Friday, October 20, 2017

Fifty Years This Week in West Rome - 10/23/1967 to 10/29/1967

The West Rome Honor Society sponsored a homecoming car smash on Saturday at 7:30 PM, after the “beat Calhoun” bonfire and before the football game. Everyone in the community was invited to come and wield a sledgehammer against the hulk of an old automobile in order to demonstrate school spirit (although I never really understood how the two were related). The homecoming dance, featuring the Fifth Order, was scheduled for Saturday from 10 PM until midnight.

The homecoming festivities were particularly cheery in the aftermath of West Rome’s 35-0 victory over Calhoun. Roger Weaver scored three touchdowns and threw a 32-yard halfback pass for a fourth touchdown. Weaver was the game’s juggernaut, picking up 120 yards rushing, catching four passes, and returning a punt for a 70-yard score. 

Gala Shopping Center, which was only a few weeks old, experienced its first grand theft auto incident on Tuesday, October 24th, when two thirteen-year-old boys stole a car from the shopping center parking lot. The thieves drove the car to Garden Lakes, where they abandoned it. One boy was arrested a few minutes later in the vicinity of the car; the second boy got away, but was turned in later that afternoon by his parents once he told them what he had done. 

Rome and Floyd County police also shut down an illegal gambling den at the Sportsman’s Club on Rutledge Road (off Alabama Road, between West Rome and Coosa High Schools) on Saturday night. 22 people were arrested for illegal poker play for cash. 

Daylight saving time (which went into effect in Georgia for the first time in 1967) came to an end on Sunday, October 29th, at 2am, ensuring that it would be dark by the time trick-or-treaters wandered the streets of West Rome two days later. Representative Ward Edwards of Butler had already drafted a bill to exempt Georgia from observing DST; he hoped to have the state join Alaska, Indiana, and Hawaii, which opted to leave their clocks alone.

The second annual Chiaha Guild Harvest Art and Craft Fair took place at the corner of Kingston and Calhoun Avenues on Sunday, October 29th Two well-known Rome artists, Robert Redden and Robert Rakestraw, exhibited their work at the fair, joined by more than three dozen other artists and crafters. 

Piggly Wiggly had Boston butt (a cut of meat I don’t think we ever had at any point in my life, because I’m pretty sure would have remembered laughing in a most immature manner at its name) for 59¢ a pound, JFG coffee for 69¢ a pound, and Castleberry’s Brunswick stew for 39¢ a can. Kroger had fresh whole fryers for 25¢ a pound, bread for 18¢ a loaf, and frozen orange juice concentrate for a dime a can. A&P had ground beef for 43¢ a pound, white grapes for 15¢ a pound, and eight rolls of Northern bathroom tissue for 79¢. Big Apple had Cudahy Bar-S bacon for 67¢ a pound, Van Camp’s pork & beans for 15¢ a can, and a five pound bag of Dixie Crystals sugar for 39¢. Couch’s had pork chops for 49¢ a pound, Aunt Jemima pancake mix for 25¢ a box, and large eggs for 35¢ a dozen.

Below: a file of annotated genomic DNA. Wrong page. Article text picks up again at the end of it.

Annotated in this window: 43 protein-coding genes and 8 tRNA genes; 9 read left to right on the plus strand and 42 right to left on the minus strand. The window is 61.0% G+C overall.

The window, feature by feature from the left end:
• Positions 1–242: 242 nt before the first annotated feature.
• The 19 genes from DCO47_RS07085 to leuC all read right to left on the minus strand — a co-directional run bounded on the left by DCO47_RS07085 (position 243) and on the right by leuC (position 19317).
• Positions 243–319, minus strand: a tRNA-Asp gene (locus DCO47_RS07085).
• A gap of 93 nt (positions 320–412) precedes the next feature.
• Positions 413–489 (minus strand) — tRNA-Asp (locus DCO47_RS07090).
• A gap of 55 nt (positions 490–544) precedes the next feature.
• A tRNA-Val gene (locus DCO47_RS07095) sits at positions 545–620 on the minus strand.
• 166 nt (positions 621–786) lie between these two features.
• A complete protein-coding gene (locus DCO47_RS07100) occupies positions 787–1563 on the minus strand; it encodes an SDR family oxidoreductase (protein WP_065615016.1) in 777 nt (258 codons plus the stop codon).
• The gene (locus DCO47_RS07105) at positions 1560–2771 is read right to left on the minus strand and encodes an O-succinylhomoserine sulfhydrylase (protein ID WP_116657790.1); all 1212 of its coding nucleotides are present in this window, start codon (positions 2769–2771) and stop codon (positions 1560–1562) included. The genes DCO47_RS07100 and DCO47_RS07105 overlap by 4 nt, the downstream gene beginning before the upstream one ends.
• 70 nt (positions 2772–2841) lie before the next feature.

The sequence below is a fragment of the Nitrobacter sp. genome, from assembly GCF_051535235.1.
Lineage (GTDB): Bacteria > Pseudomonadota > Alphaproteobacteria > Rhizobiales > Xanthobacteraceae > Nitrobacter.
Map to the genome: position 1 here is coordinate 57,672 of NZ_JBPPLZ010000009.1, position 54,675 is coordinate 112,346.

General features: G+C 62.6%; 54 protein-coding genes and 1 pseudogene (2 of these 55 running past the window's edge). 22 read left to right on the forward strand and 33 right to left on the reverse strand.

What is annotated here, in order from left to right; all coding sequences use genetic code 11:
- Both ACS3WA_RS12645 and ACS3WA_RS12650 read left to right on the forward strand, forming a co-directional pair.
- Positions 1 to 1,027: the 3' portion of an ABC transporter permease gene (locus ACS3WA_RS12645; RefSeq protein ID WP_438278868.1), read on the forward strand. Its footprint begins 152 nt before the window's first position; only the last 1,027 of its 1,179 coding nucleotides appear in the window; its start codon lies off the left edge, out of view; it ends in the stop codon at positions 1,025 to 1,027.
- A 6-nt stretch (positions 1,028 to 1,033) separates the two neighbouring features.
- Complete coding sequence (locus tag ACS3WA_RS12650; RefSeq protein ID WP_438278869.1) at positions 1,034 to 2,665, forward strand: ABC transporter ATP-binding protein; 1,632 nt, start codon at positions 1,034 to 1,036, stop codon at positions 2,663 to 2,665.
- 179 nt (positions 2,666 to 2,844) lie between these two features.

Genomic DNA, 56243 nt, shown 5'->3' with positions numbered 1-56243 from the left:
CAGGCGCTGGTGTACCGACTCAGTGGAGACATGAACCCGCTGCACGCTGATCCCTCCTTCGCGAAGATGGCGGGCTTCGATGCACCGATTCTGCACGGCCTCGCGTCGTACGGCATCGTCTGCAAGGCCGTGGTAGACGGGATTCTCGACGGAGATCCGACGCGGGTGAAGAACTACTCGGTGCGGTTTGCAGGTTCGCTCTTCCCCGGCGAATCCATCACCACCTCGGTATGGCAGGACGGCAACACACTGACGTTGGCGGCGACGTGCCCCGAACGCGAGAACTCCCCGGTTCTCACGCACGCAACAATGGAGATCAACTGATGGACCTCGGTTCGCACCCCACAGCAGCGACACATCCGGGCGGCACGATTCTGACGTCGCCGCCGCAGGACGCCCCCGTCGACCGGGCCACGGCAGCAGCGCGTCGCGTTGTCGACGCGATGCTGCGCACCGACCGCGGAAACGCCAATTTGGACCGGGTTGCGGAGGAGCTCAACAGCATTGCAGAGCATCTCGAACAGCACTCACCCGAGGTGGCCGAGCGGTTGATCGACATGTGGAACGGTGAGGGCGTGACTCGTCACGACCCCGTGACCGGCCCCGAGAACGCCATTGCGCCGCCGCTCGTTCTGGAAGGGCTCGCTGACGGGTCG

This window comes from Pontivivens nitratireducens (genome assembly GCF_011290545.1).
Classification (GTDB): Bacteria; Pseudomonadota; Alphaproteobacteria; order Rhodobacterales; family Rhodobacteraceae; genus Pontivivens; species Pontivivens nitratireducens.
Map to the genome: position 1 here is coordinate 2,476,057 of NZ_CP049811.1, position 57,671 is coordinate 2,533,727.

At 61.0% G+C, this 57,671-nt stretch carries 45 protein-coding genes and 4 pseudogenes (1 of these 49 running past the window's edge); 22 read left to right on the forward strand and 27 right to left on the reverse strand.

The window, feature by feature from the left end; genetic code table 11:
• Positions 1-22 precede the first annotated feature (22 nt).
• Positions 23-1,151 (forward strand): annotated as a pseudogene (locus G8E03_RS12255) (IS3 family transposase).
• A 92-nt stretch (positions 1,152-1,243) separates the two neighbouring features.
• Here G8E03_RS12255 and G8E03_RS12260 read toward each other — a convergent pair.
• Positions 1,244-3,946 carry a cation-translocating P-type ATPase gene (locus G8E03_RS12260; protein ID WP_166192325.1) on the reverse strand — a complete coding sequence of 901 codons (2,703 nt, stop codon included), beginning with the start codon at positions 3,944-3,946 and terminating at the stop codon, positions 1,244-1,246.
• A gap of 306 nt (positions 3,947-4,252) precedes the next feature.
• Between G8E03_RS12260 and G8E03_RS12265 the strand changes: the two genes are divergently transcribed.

The cinematic week began with Don’t Make Waves (starring Tony Curtis) at the DeSoto Theatre, Sand Pebbles (starring Steve McQueen) at the First Avenue, and Hurry Sundown (starring Jane Fonda) at the West Rome Drive-In. The midweek switchout brought Hour of the Gun (starring James Garner) to the DeSoto and the West Rome Drive-In, while Sand Pebbles hung around at the First Avenue for another week. 

Lulu held on to the number one slot for a second week with “To Sir With Love.” Other top ten hits included “The Letter” by the Box Tops (#2); “Never My Love” by the Association (#3); “How Can I Be Sure” by the Young Rascals (#4); “Expressway (To Your Heart)” by the Soul Survivors (#5); “It Must Be Him” by Vikki Carr (#6); “Soul Man” by Sam & Dave (#7); “Your Precious Love” by Marvin Gaye & Tammi Terrell (#8); “(You Make Me  Feel Like) A Natural Woman” by Aretha Franklin (#9); and “Incense & Peppermints” by Strawberry Alarm Clock (#10). 

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